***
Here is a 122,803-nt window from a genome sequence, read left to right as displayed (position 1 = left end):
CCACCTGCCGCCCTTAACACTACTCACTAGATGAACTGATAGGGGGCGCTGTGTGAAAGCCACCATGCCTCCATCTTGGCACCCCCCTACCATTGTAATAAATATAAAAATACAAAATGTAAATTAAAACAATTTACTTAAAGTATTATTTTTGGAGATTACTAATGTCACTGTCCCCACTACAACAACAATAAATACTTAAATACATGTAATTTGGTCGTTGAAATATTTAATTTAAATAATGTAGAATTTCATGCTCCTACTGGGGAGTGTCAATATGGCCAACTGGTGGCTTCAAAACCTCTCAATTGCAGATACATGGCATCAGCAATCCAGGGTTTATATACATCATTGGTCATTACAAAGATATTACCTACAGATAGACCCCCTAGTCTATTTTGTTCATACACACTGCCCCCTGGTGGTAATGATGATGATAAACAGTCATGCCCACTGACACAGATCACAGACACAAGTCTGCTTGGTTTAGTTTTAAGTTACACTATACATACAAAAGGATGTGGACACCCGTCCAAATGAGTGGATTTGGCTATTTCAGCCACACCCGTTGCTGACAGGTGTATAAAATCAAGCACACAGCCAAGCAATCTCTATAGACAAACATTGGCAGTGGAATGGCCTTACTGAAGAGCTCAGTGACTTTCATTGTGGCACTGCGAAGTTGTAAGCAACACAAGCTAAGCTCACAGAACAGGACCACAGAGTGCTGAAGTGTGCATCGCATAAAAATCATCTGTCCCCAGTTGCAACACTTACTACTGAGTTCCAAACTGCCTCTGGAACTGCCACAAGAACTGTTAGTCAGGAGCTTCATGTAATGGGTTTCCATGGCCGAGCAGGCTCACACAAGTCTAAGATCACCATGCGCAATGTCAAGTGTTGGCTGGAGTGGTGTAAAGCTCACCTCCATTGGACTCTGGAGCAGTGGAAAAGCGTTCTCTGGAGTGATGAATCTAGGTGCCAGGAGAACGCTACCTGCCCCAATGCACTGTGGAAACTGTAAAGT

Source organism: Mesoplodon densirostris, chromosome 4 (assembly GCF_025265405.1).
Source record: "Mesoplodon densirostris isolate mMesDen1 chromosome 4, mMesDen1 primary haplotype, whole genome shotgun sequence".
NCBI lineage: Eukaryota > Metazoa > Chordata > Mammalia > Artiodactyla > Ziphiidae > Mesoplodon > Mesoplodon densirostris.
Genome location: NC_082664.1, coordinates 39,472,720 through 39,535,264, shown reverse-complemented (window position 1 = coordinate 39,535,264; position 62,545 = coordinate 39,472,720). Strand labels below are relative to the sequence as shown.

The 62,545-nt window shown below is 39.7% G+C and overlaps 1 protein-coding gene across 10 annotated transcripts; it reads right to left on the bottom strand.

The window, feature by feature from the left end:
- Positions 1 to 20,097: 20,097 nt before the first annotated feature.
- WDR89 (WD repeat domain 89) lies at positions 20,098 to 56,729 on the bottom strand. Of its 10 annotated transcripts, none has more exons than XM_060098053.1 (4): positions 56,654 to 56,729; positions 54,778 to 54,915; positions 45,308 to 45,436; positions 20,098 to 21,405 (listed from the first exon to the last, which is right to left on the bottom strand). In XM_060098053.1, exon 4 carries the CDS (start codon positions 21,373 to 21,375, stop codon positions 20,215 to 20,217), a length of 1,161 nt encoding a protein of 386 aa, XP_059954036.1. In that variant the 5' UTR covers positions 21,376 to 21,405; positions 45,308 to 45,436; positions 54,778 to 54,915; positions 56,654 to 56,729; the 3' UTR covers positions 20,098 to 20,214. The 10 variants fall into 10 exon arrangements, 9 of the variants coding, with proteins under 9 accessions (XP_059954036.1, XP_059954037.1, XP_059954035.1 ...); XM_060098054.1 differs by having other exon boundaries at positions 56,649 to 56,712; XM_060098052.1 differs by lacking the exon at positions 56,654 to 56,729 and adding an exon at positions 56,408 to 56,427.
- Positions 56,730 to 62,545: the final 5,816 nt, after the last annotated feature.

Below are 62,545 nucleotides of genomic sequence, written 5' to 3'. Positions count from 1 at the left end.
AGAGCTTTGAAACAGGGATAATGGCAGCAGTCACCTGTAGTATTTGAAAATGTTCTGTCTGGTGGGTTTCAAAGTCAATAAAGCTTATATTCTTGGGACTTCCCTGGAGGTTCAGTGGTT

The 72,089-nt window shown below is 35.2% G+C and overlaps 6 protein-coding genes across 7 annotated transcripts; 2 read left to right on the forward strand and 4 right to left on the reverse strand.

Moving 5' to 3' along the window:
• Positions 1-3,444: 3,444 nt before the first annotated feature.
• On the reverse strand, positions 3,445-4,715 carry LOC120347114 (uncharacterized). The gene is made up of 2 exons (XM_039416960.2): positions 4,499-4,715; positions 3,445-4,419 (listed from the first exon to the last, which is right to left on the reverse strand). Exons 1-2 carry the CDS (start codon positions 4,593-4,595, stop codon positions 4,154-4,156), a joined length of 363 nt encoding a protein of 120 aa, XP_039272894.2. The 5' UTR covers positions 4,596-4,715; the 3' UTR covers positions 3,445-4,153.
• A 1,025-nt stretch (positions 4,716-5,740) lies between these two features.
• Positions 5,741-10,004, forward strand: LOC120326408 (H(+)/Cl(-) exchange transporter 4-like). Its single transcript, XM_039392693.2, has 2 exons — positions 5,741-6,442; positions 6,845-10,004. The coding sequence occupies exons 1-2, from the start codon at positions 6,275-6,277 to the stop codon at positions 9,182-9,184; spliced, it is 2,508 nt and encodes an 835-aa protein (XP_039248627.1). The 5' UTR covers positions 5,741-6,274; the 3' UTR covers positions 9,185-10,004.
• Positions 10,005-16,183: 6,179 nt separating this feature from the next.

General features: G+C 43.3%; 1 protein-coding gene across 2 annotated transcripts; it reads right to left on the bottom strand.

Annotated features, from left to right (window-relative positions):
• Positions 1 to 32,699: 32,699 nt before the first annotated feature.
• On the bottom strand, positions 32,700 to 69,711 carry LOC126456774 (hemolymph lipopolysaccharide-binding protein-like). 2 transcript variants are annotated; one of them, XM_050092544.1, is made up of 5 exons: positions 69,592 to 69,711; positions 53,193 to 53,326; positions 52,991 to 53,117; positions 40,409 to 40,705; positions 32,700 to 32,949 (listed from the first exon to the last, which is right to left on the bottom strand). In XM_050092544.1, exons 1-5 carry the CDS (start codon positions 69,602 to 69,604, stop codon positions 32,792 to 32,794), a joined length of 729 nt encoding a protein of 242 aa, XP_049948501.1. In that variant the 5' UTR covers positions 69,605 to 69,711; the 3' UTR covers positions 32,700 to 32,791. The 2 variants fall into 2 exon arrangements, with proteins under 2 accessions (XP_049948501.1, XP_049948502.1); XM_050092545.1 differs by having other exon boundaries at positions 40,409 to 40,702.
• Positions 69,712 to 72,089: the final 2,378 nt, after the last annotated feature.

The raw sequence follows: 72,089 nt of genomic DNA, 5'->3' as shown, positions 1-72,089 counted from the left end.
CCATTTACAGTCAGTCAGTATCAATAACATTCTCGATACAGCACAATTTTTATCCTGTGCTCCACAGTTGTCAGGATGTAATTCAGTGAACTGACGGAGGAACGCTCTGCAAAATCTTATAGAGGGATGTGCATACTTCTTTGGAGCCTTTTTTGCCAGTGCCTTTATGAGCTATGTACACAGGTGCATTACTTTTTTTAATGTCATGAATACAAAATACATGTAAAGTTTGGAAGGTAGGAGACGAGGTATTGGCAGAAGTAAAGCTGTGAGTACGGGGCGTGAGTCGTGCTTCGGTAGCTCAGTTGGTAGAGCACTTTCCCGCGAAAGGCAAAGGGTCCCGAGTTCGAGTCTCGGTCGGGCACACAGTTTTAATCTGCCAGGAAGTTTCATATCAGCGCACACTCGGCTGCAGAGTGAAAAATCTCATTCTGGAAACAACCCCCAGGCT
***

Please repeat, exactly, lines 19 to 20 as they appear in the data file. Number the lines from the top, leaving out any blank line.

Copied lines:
• Positions 5,741-10,004, forward strand: LOC120326408 (H(+)/Cl(-) exchange transporter 4-like). Its single transcript, XM_039392693.2, has 2 exons — positions 5,741-6,442; positions 6,845-10,004. The coding sequence occupies exons 1-2, from the start codon at positions 6,275-6,277 to the stop codon at positions 9,182-9,184; spliced, it is 2,508 nt and encodes an 835-aa protein (XP_039248627.1). The 5' UTR covers positions 5,741-6,274; the 3' UTR covers positions 9,185-10,004.
• Positions 10,005-16,183: 6,179 nt separating this feature from the next.